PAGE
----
You must be logged in to post a comment Login

Leave a Reply

United States

Russian surveillance plane soars over the Pentagon

Published

on

A Russian surveillance plane soared through secure airspace over Washington on Wednesday, presumably collecting intelligence as it traveled near the Pentagon, the Capitol and other government buildings, two U.S. officials said.

The Russian Air Force Tupolev Tu-154 aircraft made the flight through the Treaty on Open Skies, which Russia, the United States and 32 other nations have signed. The treaty established criteria under which countries can make unarmed observation flights over the soil of other treaty members in an effort to promote transparency and international arms control efforts, according to the State Department.

The Capitol Police issued an alert Wednesday that warned that an “authorized low-altitude aircraft” would enter restricted airspace between 11 a.m. and 3 p.m. The alert did not state who owned the plane, but said it “will be large and may fly directly over the U.S. Capitol.”

“This flight will be monitored by U.S. Capitol Police and other federal government agencies,” the alert concluded.

A Defense Department official, speaking on condition of anonymity to discuss ongoing operations, confirmed that the flight alluded to was Russian and operating in the area through the treaty.

The flight, first reported by CNN, is expected to be followed by another one Wednesday evening that flies over President Trump’s property in Bedminster, N.J., where he is vacationing. According to the treaty guidelines, U.S. airmen are aboard the Russian jet observing when an Open Skies flight occurs.

But Marine Lt. Gen. Vincent Stewart, director of the Defense Intelligence Agency, has argued that Russia may be taking advantage of the treaty. He told the House Armed Services Committee subcommittee on emerging threats and capabilities last year that he would “love” to deny future Russian flights over the United States through Open Skies.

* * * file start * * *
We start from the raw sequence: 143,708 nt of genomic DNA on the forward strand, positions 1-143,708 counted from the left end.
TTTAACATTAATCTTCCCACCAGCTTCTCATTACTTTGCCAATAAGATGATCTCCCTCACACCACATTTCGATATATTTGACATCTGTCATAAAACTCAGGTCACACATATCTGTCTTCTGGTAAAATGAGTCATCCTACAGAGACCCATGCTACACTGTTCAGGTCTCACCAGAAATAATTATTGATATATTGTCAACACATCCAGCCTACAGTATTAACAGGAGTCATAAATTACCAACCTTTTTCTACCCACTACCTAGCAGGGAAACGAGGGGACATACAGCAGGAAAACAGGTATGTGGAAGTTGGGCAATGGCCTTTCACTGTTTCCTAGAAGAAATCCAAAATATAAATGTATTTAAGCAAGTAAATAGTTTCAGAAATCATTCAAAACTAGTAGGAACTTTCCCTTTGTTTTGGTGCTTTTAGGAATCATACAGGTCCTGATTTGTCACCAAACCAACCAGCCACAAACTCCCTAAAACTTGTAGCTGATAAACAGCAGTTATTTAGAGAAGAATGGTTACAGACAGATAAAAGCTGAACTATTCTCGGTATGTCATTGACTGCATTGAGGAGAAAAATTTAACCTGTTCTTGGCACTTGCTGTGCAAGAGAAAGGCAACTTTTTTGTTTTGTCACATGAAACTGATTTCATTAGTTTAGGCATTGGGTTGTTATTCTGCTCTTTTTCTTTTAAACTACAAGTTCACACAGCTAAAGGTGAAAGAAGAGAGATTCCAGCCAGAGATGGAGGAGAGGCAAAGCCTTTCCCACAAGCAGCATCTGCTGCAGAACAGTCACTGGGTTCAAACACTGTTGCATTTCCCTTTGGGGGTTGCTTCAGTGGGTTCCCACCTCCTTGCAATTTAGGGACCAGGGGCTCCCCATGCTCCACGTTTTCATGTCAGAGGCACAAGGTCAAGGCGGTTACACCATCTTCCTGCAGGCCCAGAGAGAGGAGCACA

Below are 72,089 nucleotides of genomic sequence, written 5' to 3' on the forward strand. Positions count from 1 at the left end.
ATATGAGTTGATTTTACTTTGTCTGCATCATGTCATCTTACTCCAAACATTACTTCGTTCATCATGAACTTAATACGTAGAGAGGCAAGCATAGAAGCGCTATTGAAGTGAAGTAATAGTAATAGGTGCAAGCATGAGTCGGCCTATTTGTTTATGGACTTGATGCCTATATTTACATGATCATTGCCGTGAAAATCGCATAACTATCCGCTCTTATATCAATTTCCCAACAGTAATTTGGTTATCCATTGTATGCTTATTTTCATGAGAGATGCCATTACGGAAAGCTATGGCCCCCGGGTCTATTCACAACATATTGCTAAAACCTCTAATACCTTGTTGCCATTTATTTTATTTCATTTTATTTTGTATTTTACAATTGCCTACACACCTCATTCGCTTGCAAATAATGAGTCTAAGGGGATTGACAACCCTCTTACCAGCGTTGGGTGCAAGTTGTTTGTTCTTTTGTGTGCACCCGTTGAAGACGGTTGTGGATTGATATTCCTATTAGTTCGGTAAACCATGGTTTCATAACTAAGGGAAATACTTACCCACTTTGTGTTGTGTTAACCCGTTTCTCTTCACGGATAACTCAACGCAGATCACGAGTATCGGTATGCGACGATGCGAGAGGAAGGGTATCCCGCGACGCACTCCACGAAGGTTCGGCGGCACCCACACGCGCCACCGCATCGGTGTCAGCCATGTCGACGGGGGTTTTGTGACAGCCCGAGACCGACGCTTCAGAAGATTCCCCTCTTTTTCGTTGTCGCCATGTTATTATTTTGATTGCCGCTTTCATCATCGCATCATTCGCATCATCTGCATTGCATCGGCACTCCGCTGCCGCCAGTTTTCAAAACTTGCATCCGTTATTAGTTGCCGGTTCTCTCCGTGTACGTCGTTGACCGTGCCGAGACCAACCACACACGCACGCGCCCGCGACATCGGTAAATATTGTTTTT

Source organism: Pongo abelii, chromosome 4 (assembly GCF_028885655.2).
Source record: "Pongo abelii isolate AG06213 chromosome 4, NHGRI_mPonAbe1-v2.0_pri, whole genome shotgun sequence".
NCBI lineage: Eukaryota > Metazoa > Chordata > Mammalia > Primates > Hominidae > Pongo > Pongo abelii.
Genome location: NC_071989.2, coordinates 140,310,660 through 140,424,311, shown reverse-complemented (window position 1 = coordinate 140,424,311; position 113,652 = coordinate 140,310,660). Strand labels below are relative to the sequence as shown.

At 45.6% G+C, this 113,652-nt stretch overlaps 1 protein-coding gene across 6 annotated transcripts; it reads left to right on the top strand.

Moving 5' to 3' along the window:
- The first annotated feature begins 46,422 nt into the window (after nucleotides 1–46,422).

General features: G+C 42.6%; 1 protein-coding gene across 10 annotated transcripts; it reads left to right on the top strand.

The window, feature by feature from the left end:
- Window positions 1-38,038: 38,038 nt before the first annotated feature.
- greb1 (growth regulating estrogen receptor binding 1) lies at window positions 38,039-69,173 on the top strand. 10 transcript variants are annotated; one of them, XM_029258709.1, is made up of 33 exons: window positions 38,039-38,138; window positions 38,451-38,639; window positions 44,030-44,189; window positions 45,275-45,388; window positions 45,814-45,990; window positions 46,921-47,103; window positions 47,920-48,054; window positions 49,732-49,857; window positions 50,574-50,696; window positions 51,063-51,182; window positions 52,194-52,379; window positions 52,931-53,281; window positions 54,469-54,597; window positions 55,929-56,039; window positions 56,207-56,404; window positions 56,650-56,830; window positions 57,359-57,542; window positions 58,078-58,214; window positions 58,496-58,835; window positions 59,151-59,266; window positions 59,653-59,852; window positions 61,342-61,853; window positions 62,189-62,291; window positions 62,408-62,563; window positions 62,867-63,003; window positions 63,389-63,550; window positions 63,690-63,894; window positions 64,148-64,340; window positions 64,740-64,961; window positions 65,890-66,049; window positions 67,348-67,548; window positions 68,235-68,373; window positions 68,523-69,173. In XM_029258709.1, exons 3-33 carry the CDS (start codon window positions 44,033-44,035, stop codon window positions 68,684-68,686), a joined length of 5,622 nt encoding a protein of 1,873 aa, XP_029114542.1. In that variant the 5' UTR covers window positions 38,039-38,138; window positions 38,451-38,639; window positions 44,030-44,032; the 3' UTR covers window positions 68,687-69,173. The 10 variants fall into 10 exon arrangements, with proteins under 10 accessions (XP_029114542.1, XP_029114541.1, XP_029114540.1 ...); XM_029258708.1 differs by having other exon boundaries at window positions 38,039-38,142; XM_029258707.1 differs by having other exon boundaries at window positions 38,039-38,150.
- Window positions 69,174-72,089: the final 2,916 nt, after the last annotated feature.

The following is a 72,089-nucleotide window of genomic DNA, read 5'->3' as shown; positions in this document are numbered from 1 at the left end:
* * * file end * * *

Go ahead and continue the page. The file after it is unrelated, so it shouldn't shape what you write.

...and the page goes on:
Continue Reading

United States

Extraordinary moment shows President Trump stopping to pick up Marine’s hat blown away

Published

on

President Trump had a lot of weird moment, but this one particularly I have liked most. This moment lighted up the twitter sphere and it wasn’t a social gaffe nor an awkward moment with another world leader.

Instead, it’s video of the president retrieving a Marine’s hat that was blown off the service member’s head as he guards Marine One at Joint Base Andrews in Maryland, where the president arrived on Air Force One after attending the G-20 summit in Germany.

As Trump approaches Marine One, he bends down to pick up the hat and places it back on the Marine’s head and pats him on his arm.

But the wind immediately blows the hat away again, prompting the president to chase the hat down. As Trump boards Marine One, he gives the hat to another military official, who places it on the Marine’s head.

Continue Reading
Advertisement
Advertisement

Most Popular